For the first time, scientists have quantified the contribution of so-called ozone-depleting substances, like chlorofluorocarbons (CFCs), to extreme Arctic warming. The important, yet oft-forgotten, group of greenhouse gases were responsible up to half of the effects of climate change in the Arctic in the second half of the twentieth century, according to the new study, published on 20 January in Nature Climate Change (1).
Arctic warning presents some of the most indisputable evidence of climate change and is thought to have been driven by huge increases in greenhouse gas emissions following the Industrial Revolution. The Arctic is warming twice as fast as the global average. The disproportionately high toll of climate change in this region, known as Arctic amplification, has long baffled scientists.
Now, a set of potent, yet often overlooked, greenhouse gases may provide the answer. Most previous studies on these chemicals focused on their ozone-depleting effects — the chemicals are responsible for the Antarctic ozone hole in the Southern Hemisphere — but they may have also played a significant role in global warming.
In fact, ozone-depleting gases can warm the atmosphere thousands of times more efficiently than carbon dioxide. To determine just how much these substances have contributed to Arctic warming, an international team of researchers — including scientists from Columbia University in the US, the Institute for Atmospheric and Climate Sciences in Switzerland, and the University of Toronto, Canada turned to well-established climate models. They quantified global warming between 1955 and 2005, both with or without ozone-depleting substances. Although the uncertainties and complexity of climate models make it difficult to precisely quantify the effects.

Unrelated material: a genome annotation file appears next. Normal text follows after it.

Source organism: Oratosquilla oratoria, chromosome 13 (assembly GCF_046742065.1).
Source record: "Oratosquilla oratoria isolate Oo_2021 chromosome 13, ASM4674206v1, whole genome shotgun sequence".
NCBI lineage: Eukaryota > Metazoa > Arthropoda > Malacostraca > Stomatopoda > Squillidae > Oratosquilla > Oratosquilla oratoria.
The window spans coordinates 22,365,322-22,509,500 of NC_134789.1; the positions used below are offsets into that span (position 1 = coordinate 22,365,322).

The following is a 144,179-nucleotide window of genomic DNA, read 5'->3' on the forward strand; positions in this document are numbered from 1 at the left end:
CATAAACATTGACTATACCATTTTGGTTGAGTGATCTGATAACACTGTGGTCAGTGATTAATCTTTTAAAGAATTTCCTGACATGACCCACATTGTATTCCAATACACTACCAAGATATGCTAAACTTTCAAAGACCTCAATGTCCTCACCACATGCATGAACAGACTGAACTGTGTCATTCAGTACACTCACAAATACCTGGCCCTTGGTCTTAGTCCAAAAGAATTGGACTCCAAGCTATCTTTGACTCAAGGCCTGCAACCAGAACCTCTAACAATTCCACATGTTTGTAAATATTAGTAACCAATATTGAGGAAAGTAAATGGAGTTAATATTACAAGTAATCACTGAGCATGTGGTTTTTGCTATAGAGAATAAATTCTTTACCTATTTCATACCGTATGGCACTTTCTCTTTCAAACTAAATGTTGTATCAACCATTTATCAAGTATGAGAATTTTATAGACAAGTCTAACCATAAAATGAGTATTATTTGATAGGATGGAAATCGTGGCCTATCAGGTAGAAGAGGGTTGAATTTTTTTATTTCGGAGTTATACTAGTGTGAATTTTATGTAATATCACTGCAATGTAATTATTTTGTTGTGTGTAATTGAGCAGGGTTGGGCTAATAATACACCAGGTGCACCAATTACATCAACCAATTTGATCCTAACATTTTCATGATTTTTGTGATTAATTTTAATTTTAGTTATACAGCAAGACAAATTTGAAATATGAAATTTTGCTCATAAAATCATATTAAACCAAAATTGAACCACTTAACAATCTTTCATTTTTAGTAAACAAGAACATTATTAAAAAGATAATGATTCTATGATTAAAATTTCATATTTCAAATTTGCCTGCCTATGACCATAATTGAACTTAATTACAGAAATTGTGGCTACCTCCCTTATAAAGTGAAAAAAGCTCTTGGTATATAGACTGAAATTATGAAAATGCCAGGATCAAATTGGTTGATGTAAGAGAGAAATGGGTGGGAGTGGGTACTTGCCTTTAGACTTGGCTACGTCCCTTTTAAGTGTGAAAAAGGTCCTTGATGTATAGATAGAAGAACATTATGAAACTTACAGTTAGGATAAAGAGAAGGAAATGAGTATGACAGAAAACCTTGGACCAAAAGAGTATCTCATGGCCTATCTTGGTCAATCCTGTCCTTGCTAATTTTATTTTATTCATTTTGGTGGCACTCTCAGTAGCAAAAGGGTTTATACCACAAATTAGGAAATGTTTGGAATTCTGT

In particular, the authors looked at emissions of CFCs, which include propellants and refrigerants, that have been around since the 1920s and 1930s. The chemicals were later banned by the 1987 Montreal Protocol and started being phased out from 1989 onwards.
Without CFCs, the simulations showed an average Arctic warming of 0.82 °C. But when the ozone-depleting gases were added to the mix of greenhouse gases, this increased to 1.59 °C. By varying the thickness of the ozone layer, the authors were able to show that the additional warming was directly caused by the ozone-depleting chemicals and not just the effects of the depleted ozone layer.
Since atmospheric concentrations of CFCs have been on the decline since the turn of the century, the results offer some hope that Arctic warming and melting of the Arctic ice sheets could stabilise in future as concentrations continue to drop.
The authors write: “Our findings also have implications for the future because the phase-out of [ozone-depleting substances], which is well underway, will substantially mitigate Arctic warming and sea-ice melting in the coming decades,”
But, of course, this is not certain as many other factors, in particular, rising carbon dioxide emissions — which actually peaked in 2019 — contribute to global warming. Moreover, despite a global crackdown, CFCs are still used around the world. And let’s not forget that the hydrofluorocarbons introduced to replace CFCs are still more potent than carbon dioxide.
Furthermore, the already vanishing sea ice sheets could have unstoppable cascading effects. Real and immediate action is needed to reduce the emissions of all greenhouse gases to prevent the potentially devastating effects of climate change.
(1) Polvani, L.M. et al. Substantial twentieth-century Arctic warming caused by ozone-depleting substances. Nature Climate Change (2019). DOI: 10.1038/s41558-019-0677-4